Departmentally Related Standing Committees (DRSCs)
These committees scrutinise Demands for Grants of ministries and table the reports for discussion in the Lok Sabha. However, the committees cannot suggest cut motions.
In the Budget Session of 2014-15, due to the paucity of time, the Demands for Grants were not referred to DRSCs. Being an election year, the Committees had also not been constituted in time for such a review.
Financial Committees: They scrutinise and exercise parliamentary control over the finances of the executive and table the findings in the Parliament. This elicits a response from the government highlighting the recommendations of the committee. Based on this, the committee prepares an Action Taken Report (ATR) and lays it on the table of the House.
There are three Financial Committees – Public Accounts Committee (PAC), Estimates Committee and Committee on Pubilc Undertakings.
While the PAC ensures that the government is spending money for the purpose for which Parliament voted upon, the Estimates Committee examines that whether the money allocated conforms to and is well within the limits of the policy implied in the estimates. Similarly, the Committee on Public Undertakings examines the reports of the Comptroller and Auditor General of India (CAG) on public undertakings.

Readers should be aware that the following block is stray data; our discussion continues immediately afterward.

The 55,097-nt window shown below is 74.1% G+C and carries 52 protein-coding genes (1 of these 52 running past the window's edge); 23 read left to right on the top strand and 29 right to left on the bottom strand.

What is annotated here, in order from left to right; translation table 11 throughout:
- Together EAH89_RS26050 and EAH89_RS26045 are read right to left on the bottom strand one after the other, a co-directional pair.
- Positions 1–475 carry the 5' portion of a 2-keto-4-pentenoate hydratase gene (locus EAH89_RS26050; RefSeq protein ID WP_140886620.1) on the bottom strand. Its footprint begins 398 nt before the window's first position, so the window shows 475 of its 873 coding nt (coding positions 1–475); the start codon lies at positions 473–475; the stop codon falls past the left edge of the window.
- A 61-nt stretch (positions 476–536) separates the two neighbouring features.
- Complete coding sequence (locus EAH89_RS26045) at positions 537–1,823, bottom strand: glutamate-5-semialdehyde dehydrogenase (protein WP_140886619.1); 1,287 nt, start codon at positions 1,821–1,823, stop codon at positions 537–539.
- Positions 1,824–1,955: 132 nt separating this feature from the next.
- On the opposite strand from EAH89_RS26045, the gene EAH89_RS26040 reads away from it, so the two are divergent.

Steps to strengthen financial oversight by Parliament
Following are some of the measures that can be implemented to strengthen the financial oversight by the Parliament over the executive.
Linking Financial Outlays to Outcomes
• At present, there is no direct linkage between the amount allocated for a ministry or department and the outcomes.
• This tendency has been resulting in the wastage of precious financial resources and the efforts of the administration.
• Hence, in order to bring the principle of – Authority should Commensurate with Responsibility – in to practice, adequate measures should be taken to link allocation in the Budget to actual outcomes.